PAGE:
Several types of sorrel exist, all of which you can grow in your garden as an annual. Choose from garden sorrel, French sorrel, spinach dock, spinach rhubarb or sheep sorrel. All of these plants belong to the Rumex genus of plants and are good fresh in salads or cooked in soups, stews and stir-fried vegetable dishes. If you like the tart taste of this leafy green plant, grow two or three plants for each family member. You can freeze or dry sorrel leaves to preserve them as an herb.

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Dried or frozen sorrel leaves work well in soups.

Freezing

Step 1

Harvest whole sorrel leaves to ground level and then cut off the stalks.

Step 2

Wash leaves in a basin full of water and then pat them dry with paper or cloth towels.

Step 3

Wrap your washed and dried leaves in aluminum foil. Then store sorrel packets in your freezer for up to several months.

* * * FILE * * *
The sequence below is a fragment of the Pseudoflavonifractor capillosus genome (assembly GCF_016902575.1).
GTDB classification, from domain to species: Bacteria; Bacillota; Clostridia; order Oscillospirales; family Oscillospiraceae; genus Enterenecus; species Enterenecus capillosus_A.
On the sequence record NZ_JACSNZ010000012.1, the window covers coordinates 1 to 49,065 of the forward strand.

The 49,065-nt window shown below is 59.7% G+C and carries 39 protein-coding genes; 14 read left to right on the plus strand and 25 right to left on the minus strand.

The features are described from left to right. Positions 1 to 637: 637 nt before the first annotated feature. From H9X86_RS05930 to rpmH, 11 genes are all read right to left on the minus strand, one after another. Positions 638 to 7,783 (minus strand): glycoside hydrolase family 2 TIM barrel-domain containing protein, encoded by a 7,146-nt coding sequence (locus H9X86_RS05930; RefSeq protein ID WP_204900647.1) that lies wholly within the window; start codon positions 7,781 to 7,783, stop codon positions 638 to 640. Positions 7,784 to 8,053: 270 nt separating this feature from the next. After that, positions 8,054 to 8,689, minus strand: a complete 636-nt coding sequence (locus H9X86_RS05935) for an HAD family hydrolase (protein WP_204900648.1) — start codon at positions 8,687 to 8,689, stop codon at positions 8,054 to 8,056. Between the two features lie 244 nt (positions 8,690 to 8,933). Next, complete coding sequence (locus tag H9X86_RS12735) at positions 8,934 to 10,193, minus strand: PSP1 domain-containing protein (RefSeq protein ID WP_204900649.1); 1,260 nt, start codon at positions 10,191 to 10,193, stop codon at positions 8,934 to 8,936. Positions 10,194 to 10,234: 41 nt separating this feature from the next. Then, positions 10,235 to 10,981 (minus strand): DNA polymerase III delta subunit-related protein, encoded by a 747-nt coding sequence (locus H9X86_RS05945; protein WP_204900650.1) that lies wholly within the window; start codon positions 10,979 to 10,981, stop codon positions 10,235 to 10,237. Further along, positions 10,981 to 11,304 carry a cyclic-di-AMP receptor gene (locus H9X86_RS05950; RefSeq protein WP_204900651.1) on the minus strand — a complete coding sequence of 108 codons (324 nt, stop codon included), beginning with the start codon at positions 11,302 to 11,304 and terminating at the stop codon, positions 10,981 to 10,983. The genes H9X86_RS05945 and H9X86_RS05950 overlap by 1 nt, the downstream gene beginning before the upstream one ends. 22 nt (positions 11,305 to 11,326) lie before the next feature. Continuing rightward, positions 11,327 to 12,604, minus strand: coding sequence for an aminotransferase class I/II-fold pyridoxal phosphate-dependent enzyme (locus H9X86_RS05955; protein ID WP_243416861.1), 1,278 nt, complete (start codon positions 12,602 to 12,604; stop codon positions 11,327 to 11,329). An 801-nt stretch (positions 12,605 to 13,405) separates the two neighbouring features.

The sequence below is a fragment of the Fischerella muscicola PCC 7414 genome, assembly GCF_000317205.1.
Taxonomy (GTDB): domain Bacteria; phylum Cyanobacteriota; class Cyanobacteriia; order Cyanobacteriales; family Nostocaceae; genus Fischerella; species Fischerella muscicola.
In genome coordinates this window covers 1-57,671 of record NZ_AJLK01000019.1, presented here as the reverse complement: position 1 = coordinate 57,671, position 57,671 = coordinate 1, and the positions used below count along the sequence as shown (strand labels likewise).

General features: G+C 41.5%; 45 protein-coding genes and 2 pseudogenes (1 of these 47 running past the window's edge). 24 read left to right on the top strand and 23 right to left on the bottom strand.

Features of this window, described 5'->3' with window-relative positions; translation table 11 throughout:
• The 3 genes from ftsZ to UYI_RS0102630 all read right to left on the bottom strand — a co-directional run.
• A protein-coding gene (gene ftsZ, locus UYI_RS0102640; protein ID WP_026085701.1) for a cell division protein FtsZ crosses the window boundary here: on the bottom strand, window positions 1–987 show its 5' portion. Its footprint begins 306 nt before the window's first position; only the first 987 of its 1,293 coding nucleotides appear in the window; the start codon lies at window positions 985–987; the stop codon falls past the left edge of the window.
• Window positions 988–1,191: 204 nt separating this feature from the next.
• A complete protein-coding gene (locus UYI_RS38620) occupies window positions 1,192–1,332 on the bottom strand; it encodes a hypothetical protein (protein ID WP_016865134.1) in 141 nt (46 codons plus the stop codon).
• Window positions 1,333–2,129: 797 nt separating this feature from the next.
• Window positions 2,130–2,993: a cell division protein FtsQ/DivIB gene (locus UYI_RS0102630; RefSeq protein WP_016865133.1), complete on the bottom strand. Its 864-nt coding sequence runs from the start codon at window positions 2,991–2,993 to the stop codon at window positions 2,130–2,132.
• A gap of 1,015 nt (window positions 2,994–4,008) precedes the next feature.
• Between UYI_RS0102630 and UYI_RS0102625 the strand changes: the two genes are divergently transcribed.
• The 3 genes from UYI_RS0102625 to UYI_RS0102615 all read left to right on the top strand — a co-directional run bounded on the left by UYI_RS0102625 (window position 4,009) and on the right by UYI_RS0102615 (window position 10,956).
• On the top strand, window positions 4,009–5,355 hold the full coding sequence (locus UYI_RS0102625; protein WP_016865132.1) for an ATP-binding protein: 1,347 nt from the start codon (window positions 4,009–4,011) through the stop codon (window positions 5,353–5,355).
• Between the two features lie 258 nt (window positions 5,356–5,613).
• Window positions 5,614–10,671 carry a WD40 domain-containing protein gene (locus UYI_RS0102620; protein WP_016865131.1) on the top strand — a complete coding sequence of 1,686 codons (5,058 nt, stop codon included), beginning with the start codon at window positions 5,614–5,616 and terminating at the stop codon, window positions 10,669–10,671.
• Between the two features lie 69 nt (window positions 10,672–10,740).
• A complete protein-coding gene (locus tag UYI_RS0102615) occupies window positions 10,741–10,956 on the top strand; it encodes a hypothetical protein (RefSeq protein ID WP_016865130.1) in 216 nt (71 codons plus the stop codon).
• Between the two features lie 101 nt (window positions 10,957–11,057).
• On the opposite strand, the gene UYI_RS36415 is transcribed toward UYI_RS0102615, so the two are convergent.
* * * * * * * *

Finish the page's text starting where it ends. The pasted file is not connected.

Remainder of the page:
Step 4

Liquefy sorrel leaves in a blender, alternatively. Then freeze them in ice cube trays. After the cubes harden, remove them from the trays and transfer them to plastic zipper bags. Store them for up to several months in your freezer.

Drying

Step 5

Harvest whole sorrel leaves to ground level and then cut off the stalks.

Step 6

Wash leaves in a basin full of water and then pat them dry with paper or cloth towels.

Step 7

Set up a drying station in a warm, dark, dry, well-ventilated place such as your garage. Prop up an old window screen on boards or bricks and lay the sorrel leaves on it in a single layer.

Step 8

Crush the leaves when they feel dry and crunchy. You can place them into a plastic Ziploc bag and crush them with your hands. Then store them in tightly sealed Mason jars in a cool, dark place and use them as an herbal addition to dishes such as soups and stews.